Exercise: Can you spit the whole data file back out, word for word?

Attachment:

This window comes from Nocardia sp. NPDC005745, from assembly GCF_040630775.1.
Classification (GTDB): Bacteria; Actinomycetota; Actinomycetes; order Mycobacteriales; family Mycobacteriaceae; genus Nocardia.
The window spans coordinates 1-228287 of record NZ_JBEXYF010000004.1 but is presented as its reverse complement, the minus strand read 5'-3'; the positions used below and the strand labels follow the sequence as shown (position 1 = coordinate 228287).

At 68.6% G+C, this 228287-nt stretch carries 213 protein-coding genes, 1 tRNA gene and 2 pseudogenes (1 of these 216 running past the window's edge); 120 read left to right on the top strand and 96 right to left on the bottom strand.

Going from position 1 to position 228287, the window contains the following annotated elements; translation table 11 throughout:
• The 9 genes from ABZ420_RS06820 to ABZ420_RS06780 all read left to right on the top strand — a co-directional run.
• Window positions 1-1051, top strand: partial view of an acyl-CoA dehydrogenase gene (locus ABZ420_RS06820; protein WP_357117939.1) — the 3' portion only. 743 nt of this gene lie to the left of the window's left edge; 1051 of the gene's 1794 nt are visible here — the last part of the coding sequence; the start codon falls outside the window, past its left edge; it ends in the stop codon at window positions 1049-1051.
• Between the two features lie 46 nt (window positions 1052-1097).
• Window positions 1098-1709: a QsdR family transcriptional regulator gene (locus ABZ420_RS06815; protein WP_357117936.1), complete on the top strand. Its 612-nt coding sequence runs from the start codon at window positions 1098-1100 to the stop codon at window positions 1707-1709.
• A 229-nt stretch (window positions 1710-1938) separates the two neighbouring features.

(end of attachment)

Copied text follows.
This window comes from Nocardia sp. NPDC005745, from assembly GCF_040630775.1.
Classification (GTDB): Bacteria; Actinomycetota; Actinomycetes; order Mycobacteriales; family Mycobacteriaceae; genus Nocardia.
The window spans coordinates 1-228287 of record NZ_JBEXYF010000004.1 but is presented as its reverse complement, the minus strand read 5'-3'; the positions used below and the strand labels follow the sequence as shown (position 1 = coordinate 228287).

At 68.6% G+C, this 228287-nt stretch carries 213 protein-coding genes, 1 tRNA gene and 2 pseudogenes (1 of these 216 running past the window's edge); 120 read left to right on the top strand and 96 right to left on the bottom strand.

Going from position 1 to position 228287, the window contains the following annotated elements; translation table 11 throughout:
• The 9 genes from ABZ420_RS06820 to ABZ420_RS06780 all read left to right on the top strand — a co-directional run.
• Window positions 1-1051, top strand: partial view of an acyl-CoA dehydrogenase gene (locus ABZ420_RS06820; protein WP_357117939.1) — the 3' portion only. 743 nt of this gene lie to the left of the window's left edge; 1051 of the gene's 1794 nt are visible here — the last part of the coding sequence; the start codon falls outside the window, past its left edge; it ends in the stop codon at window positions 1049-1051.
• Between the two features lie 46 nt (window positions 1052-1097).
• Window positions 1098-1709: a QsdR family transcriptional regulator gene (locus ABZ420_RS06815; protein WP_357117936.1), complete on the top strand. Its 612-nt coding sequence runs from the start codon at window positions 1098-1100 to the stop codon at window positions 1707-1709.
• A 229-nt stretch (window positions 1710-1938) separates the two neighbouring features.